Chinese Immigrant Employment Barriers
Canada is one of the most diverse and multicultural countries in the world. Home to 32 million people, Canada portrays a vast amount of cultural, ethnic, and linguistic diversity.1 Of this 32 million that reside, approximately 200,000 come in a year from all over the world in search of better life and a home that provides peace and safety that they may not be able to achieve in other countries.2 Canada reflects a welcoming society that helps newcomers with social and economic needs in order to settle down and be successful. It allows people to become a Canadian but still practice their own beliefs and traditions so that they do not have to completely adapt to a new identity and can still keep their own. All these factors act as pull factors for immigrants coming in, however, once they do arrive their life does not appear to be the way they expected it to be. In this globalizing economy, Canada is one of many countries looking to increase their economic efficiency in order to keep up with the rest of the world. Therefore, not all that is promised is delivered due to the fact that the advancement of its economy is the number one priority. This situation affects many newcomers from various parts of the world including Chinese immigrants, who come to Canada for reasons such as better job opportunities and better living standard. Although there are a number of programs such as the Canadian Immigration Integration Program that helps immigrants find jobs within the Canadian Labour market, globalization has created significant employment barriers for Chinese immigrants through policies such as the Canadian Immigration Policy, as they have to battle with factors including the lack of Canadian work experience, education and language barriers, and failed recognition of foreign credentials. Newcomers such as Chinese immigrants arrive to Canada with preconceived notions of what the new world has in store for them and upon arrival experience great disappointment based on factors they would have never expected. Globalization refers to the rise in trade and capital market flows between and among nations in a sustained and rapid manner.3 There are a number of factors that have contributed to the advancement of globalization in Canada. “The highly competitive Canadian job market revolves around on a number of factors such as advances in communication technology, reductions in the prices of transportation, and changes in political, economic and social conditions, and trends, at the national and international levels.”4 Since transportation costs have reduced dramatically, this resulted in an expansion of both the range of goods that can be exchanged and also allowed a greater distance over which they can be profitably traded. There have been advances in information and communication technologies, which created a radical change in how commerce is conducted as well as the globalization of economic activity.5 As the costs of these technologies declined, the Canadian economy has been able to spread their activities on a greater global scale. Due to the broadened market, there is now vigorous competition leading to greater innovation and an increase in productivity. This results in greater economic efficiency, which means higher-quality products available at lower prices. “However, intense global competition also requires adjustment to new dynamics, and often a relentless restructuring of productive activity to reflect changing competitive realities.”6 Due to globalization, it is very common for Canadians to work overseas, as well as common for people to relocate to Canada for employment. “Currently, approximately 200 million people live outside of their country of origin.”7 This is where the problems start for immigrants, such as the Chinese, who have come a long way in hopes of new job opportunities but are not always receiving what they are promised due to the rapidly changing global economy. According...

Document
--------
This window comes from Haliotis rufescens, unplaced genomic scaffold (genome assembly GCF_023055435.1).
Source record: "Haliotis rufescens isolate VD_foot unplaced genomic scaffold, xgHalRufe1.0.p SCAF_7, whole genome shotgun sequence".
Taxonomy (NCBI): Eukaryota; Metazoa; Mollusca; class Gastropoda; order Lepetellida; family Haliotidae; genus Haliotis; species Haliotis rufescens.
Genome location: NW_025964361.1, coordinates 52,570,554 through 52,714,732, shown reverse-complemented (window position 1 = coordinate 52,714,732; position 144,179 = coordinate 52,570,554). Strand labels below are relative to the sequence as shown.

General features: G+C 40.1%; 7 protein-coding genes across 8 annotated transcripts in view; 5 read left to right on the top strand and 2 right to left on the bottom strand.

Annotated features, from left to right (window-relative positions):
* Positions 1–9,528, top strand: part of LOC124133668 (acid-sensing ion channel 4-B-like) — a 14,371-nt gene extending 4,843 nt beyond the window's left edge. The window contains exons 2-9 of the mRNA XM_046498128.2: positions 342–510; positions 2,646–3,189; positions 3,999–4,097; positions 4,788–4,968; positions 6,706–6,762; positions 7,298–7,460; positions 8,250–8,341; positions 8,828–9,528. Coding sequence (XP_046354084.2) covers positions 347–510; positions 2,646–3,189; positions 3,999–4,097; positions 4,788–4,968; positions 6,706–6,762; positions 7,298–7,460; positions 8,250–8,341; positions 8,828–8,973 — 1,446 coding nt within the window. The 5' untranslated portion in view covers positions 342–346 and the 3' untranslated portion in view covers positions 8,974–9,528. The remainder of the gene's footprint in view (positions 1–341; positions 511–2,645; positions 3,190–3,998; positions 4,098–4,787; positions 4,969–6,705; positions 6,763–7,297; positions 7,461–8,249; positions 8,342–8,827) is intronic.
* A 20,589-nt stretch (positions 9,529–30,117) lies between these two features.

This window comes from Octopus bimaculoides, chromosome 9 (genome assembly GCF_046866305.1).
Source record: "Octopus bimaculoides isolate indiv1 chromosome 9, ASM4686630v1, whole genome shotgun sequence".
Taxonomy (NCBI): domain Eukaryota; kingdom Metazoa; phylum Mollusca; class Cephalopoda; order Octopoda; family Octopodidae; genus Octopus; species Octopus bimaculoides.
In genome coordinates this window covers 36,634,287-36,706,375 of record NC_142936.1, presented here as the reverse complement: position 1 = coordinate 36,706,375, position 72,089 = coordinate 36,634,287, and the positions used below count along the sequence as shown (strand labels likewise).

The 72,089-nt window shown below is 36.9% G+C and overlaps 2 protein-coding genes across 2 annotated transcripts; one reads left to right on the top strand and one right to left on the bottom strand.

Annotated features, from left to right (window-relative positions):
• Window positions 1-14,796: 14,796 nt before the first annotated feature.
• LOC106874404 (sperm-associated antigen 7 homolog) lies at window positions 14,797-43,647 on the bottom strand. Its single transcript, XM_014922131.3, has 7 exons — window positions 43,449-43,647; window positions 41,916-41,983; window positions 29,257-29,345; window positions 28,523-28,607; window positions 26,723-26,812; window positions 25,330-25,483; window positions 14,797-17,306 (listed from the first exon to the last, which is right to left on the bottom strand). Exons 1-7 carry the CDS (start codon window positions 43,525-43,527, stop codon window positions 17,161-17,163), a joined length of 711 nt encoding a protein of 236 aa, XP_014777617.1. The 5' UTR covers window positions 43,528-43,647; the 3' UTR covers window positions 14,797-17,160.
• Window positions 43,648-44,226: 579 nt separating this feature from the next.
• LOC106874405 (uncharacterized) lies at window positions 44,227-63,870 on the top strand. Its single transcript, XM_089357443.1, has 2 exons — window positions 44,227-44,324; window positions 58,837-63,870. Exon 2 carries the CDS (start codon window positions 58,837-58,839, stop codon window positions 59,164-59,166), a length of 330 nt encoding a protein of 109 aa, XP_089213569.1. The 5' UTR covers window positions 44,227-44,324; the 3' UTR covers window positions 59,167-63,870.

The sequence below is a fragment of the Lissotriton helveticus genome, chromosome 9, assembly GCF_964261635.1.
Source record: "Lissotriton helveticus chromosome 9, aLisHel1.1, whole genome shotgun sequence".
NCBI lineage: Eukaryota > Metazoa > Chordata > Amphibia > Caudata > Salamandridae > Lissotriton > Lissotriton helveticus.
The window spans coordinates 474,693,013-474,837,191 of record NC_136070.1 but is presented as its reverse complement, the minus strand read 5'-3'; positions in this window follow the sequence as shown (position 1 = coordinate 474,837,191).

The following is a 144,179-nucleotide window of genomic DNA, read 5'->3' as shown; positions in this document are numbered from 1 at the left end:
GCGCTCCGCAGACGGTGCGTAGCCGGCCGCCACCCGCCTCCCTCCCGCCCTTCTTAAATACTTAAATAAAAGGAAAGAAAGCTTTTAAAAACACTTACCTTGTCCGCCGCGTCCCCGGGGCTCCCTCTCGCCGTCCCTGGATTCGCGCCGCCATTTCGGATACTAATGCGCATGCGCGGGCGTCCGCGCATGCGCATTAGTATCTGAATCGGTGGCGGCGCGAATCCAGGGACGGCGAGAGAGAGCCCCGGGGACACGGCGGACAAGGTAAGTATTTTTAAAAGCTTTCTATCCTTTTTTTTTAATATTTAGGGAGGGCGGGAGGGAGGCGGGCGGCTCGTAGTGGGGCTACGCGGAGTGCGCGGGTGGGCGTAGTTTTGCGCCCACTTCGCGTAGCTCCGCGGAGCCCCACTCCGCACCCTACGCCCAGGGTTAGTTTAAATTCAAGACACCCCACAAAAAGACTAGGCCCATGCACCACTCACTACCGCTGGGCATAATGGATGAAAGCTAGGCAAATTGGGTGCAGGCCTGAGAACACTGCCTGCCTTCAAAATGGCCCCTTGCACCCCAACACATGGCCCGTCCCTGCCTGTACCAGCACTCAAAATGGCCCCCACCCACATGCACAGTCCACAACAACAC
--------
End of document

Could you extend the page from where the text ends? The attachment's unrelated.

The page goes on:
Cited: "Annual Report to Parliament on Immigration." Citizenship and Immigration Canada (2006a). http://www.cic.gc.ca/english/resources/publications/annual-report2006/section3.asp (accessed March 20, 2014).
Bolaria, B. Singh, and Sean P. Hier. Race and racism in 21st-century Canada: continuity, complexity, and change. Peterborough, Ont.: Broadview Press, 2007.
"Canada in a Global Context." Competition Policy Review Panel. http://www.ic.gc.ca/eic/site/cprp-gepmc.nsf/eng/00013.html (accessed March 20, 2014).
"Canada 's Commitment to Cultural Diversity." Canadian Heritage. www.pch.gc.ca/eng/1332871836953/1332872826975 (accessed March 25, 2014).
Con, Harry, and Edgar Wickberg. From China to Canada: a history of the Chinese communities in Canada. Toronto: McClelland and Stewart Ltd, 1982.
Guo, Shibao, and Don J. DeVoretz. The changing faces of Chinese immigrants in Canada. Burnaby, B.C.: Vancouver Centre of Excellence, 2005.
"How CIIP Makes a Difference." What is CIIP. http://www.newcomersuccess.ca/index.php/about-ciip/how-ciip-makes-a-difference?lang=en-GB (accessed March 25, 2014).
Li, P.. "Earning Disparities between Immigrants and Native-born Canadians." Canadian Review of Sociology 37, no. 3 (2000): 289-311.
Ruddick, E. (2003) Immigrant economic performance, Canadian Issues 5.
Tan, Jin, and Patricia Roy
Wang, Shuguang, and Lucia Lo. Chinese immigrants in Canada their changing composition and economic performance. Toronto, Ont.: Joint Centre of Excellence for Research on Immigration and Settlement, 2004.
Zong, Li.. Structural and psychological dimensions of racism: towards an alternative perspective.. n.c: Canadian Ethic Studies, 1994.
Please join StudyMode to read the full document